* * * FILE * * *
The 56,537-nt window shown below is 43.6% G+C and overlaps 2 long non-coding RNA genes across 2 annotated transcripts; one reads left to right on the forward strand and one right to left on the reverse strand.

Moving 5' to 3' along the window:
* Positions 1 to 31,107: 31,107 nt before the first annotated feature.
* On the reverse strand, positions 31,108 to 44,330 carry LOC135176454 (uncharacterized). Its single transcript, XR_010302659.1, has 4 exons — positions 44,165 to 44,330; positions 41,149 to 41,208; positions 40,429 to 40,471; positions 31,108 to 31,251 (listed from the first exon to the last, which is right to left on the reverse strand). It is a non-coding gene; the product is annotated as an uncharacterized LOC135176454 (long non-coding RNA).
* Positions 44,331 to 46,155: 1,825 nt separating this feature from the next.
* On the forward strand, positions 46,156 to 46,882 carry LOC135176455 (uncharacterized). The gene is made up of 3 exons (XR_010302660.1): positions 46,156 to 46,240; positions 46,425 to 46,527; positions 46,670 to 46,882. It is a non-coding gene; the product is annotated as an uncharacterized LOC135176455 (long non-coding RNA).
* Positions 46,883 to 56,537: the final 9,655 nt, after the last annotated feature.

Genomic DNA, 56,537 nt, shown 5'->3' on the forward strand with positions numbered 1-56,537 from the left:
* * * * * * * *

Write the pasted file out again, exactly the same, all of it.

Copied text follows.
The 56,537-nt window shown below is 43.6% G+C and overlaps 2 long non-coding RNA genes across 2 annotated transcripts; one reads left to right on the forward strand and one right to left on the reverse strand.

Moving 5' to 3' along the window:
* Positions 1 to 31,107: 31,107 nt before the first annotated feature.
* On the reverse strand, positions 31,108 to 44,330 carry LOC135176454 (uncharacterized). Its single transcript, XR_010302659.1, has 4 exons — positions 44,165 to 44,330; positions 41,149 to 41,208; positions 40,429 to 40,471; positions 31,108 to 31,251 (listed from the first exon to the last, which is right to left on the reverse strand). It is a non-coding gene; the product is annotated as an uncharacterized LOC135176454 (long non-coding RNA).
* Positions 44,331 to 46,155: 1,825 nt separating this feature from the next.
* On the forward strand, positions 46,156 to 46,882 carry LOC135176455 (uncharacterized). The gene is made up of 3 exons (XR_010302660.1): positions 46,156 to 46,240; positions 46,425 to 46,527; positions 46,670 to 46,882. It is a non-coding gene; the product is annotated as an uncharacterized LOC135176455 (long non-coding RNA).
* Positions 46,883 to 56,537: the final 9,655 nt, after the last annotated feature.

Genomic DNA, 56,537 nt, shown 5'->3' on the forward strand with positions numbered 1-56,537 from the left: